Feingold is certainly viable. And there are already “Draft Russ Feingold” campaigns ginning up on the Internet. The group Democracy for America was out front, emailing members Friday with a message that read: “Earlier today, Democratic Sen. Herb Kohl announced he was retiring after 24 years in Washington. Thankfully, there’s a progressive champion waiting in the wings to step up and keep this seat for the Democrats in 2012: Russ Feingold.”


Citing Feingold’s “progressive legacy” as “the only Senator to vote against the Patriot Act, a national leader for campaign finance reform and against the war in Iraq, and so much more,” the group (which grew out of Howard Dean’s 2004 presidential run and has a number of chapters in Wisconsin) is urging members to sign a petition encouraging the former senator to jump in the race.


But Feingold is not a certain contender.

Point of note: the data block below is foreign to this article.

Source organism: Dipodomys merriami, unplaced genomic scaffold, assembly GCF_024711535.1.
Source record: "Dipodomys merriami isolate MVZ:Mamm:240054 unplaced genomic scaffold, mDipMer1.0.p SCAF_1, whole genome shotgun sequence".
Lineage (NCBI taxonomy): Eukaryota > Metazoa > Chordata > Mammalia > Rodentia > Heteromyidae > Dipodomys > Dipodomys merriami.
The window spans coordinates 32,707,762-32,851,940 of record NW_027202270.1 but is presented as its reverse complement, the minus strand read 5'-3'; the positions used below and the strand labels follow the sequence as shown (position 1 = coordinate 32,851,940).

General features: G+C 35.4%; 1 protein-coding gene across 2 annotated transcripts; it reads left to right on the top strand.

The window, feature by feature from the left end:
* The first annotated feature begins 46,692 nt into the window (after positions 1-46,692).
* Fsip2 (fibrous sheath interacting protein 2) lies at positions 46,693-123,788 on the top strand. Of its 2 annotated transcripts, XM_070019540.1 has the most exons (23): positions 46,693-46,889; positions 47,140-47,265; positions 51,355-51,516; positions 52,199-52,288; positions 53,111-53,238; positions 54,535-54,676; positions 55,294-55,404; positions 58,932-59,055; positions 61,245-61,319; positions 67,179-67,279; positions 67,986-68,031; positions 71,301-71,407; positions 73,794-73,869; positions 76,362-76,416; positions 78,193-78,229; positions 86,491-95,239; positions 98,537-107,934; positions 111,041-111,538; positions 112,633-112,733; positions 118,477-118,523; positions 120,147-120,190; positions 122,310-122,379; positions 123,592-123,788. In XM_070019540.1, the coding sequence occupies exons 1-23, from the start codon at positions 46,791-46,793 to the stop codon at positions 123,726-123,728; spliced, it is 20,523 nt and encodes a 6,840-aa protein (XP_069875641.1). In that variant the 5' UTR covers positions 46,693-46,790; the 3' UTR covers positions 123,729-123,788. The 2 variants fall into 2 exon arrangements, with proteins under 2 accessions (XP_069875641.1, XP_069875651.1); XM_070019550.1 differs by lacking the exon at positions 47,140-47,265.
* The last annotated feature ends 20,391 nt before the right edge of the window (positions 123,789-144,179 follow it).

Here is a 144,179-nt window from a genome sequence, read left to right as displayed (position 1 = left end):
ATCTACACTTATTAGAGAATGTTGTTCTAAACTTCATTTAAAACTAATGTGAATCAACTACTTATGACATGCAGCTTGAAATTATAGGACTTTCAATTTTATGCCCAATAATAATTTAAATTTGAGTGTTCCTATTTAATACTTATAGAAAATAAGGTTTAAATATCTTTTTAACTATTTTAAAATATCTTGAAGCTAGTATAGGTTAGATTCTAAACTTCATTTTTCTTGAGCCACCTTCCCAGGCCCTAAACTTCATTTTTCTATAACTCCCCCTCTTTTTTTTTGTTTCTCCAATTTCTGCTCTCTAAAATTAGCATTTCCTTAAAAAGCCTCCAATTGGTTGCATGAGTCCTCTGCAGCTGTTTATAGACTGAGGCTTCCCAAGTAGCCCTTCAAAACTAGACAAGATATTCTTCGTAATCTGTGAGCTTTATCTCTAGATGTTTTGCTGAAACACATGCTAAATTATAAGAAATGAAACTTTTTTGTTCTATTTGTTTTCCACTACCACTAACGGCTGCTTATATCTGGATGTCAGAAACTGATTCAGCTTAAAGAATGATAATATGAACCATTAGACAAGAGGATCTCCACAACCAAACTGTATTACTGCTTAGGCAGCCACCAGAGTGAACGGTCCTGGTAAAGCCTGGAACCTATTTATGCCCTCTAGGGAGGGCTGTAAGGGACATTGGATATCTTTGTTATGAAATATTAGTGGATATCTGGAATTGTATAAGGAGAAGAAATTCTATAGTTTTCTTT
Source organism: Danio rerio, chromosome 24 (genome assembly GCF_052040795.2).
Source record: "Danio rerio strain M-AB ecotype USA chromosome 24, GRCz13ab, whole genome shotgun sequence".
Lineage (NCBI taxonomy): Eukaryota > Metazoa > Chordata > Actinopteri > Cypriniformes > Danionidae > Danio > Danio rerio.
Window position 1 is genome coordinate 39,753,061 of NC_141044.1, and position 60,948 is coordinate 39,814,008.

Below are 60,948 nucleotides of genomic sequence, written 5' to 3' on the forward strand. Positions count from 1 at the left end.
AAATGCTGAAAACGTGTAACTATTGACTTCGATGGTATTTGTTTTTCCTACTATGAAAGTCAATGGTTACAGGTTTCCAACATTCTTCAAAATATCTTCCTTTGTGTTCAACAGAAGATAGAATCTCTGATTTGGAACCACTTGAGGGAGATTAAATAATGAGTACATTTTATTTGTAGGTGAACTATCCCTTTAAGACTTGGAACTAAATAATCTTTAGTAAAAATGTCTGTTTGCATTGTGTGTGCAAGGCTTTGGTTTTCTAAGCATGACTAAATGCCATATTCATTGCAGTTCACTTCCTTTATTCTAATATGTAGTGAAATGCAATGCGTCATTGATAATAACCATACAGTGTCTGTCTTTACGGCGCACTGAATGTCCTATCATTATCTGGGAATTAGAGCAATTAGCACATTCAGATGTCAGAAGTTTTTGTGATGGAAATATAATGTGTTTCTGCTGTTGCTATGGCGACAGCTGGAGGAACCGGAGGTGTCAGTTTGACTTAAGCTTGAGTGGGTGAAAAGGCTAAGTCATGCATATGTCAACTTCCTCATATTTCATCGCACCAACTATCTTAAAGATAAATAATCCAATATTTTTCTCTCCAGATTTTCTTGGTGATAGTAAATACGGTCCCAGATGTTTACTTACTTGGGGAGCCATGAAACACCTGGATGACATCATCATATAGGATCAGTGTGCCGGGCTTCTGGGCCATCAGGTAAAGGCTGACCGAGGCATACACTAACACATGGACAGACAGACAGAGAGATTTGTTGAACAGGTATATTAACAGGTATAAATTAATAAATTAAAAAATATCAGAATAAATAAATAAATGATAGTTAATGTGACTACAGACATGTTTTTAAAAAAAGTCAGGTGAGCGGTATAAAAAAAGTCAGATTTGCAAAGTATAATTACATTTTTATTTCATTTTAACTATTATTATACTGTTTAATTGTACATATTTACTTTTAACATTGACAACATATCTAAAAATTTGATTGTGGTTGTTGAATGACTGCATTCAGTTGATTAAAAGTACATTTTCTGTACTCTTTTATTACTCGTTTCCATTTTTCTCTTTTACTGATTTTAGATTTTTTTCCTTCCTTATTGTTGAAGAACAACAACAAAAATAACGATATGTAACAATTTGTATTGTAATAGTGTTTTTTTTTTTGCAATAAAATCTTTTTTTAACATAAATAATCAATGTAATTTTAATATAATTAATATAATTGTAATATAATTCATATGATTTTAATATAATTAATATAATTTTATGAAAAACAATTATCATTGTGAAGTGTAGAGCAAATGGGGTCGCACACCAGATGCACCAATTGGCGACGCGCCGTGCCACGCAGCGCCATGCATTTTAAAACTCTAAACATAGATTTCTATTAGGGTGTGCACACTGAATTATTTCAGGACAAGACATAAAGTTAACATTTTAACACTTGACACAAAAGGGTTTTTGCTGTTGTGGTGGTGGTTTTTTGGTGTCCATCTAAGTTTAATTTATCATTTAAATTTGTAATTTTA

After almost three decades in elected office, he is enjoying teaching at Milwaukee’s Marquette Law School, writing a book on foreign policy and frequent travel to destinations he rarely visited as a senator.


The notion that Feingold is hungry to make this run is not accurate. He might do so, but there are no guarantees.


That means that other Democrats who have long had an interest in the seat, especially Baldwin and Kind, are very real prospects. It is no secret that Baldwin is interested in succeeding Kohl. And she’s a credible contender. A favorite with liberals, she has a base in vote-rich Dane County. She would, as well, get boosts from groups such as Emily’s List and national lesbian and gay groups that would be excited to elect that first openly gay or lesbian senator.


But Kind is one of the state’s most determined campaigners and he has a base of his own among business-friendly Democratic groups that share longtime Democratic Leadership Council ally’s willingness to break with organized labor on trade issues.


Additionally, some of the “Fab 14” state senators who opposed Walker’s agenda have become political superstars. That’s certainly true of state Sen. Jon Erpenbach, a Dane County Democrat who was broadly seen as having acquitted himself well in the media spotlight. Milwaukee Sen. Chris Larson also has a lot of fans, although he is not yet old enough to meet the constitutional requirement that senators be 30 years of age. (He will be old enough by next year, however.)